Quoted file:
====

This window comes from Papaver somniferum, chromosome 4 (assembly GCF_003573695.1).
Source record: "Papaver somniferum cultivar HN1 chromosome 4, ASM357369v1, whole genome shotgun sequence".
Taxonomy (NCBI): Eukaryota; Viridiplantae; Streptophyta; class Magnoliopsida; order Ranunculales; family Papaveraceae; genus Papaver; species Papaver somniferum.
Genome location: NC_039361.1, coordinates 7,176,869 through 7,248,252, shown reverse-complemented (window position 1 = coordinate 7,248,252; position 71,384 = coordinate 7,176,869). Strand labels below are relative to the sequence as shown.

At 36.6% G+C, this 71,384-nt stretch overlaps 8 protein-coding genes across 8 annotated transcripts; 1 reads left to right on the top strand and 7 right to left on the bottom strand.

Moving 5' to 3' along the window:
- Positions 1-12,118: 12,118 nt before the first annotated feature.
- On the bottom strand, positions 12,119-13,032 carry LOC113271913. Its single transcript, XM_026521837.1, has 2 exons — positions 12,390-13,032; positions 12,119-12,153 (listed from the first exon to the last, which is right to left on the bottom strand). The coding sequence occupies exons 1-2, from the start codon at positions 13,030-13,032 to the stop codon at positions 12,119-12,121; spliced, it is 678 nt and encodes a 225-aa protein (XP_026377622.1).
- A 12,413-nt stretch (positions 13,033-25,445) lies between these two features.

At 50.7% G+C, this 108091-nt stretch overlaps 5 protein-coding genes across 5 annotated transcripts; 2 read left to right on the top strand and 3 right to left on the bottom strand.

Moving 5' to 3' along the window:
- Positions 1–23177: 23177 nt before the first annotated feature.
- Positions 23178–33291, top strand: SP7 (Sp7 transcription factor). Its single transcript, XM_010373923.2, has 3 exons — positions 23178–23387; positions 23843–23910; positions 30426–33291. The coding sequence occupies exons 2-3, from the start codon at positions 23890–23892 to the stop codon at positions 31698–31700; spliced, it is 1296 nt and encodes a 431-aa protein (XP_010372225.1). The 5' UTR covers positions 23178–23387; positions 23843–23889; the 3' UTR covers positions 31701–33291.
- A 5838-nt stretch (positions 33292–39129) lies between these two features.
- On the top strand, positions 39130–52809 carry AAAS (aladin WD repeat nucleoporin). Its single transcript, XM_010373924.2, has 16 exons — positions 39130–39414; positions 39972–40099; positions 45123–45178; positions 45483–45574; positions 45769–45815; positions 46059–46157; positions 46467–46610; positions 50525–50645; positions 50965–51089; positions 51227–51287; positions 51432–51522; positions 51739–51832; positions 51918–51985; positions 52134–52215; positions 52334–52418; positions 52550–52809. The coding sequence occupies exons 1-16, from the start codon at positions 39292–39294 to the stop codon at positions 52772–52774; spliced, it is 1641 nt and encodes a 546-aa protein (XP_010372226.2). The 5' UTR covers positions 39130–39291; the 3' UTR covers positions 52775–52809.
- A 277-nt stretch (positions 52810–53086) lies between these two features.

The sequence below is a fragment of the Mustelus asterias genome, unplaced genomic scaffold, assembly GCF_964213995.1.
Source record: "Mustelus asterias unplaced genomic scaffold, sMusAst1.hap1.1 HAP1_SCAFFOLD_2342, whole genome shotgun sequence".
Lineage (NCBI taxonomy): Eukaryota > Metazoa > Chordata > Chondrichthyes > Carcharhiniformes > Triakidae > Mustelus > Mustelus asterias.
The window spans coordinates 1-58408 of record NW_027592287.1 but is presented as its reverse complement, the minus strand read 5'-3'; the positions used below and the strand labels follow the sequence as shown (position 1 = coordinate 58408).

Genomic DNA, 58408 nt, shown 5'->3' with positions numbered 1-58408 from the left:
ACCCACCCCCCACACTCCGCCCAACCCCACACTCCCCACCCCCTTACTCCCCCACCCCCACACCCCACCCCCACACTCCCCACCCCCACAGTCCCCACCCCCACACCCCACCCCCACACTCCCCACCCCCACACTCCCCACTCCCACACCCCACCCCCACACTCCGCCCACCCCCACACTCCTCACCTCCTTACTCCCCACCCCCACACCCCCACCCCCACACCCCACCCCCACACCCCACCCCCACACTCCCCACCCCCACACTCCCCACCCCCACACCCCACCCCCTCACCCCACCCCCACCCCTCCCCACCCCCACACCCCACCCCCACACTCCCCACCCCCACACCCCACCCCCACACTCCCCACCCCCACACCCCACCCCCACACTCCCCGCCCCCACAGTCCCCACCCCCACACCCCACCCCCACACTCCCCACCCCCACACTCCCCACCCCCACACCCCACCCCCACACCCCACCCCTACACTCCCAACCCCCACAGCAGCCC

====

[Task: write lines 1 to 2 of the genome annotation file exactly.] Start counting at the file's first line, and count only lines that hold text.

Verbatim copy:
This window comes from Papaver somniferum, chromosome 4 (assembly GCF_003573695.1).
Source record: "Papaver somniferum cultivar HN1 chromosome 4, ASM357369v1, whole genome shotgun sequence".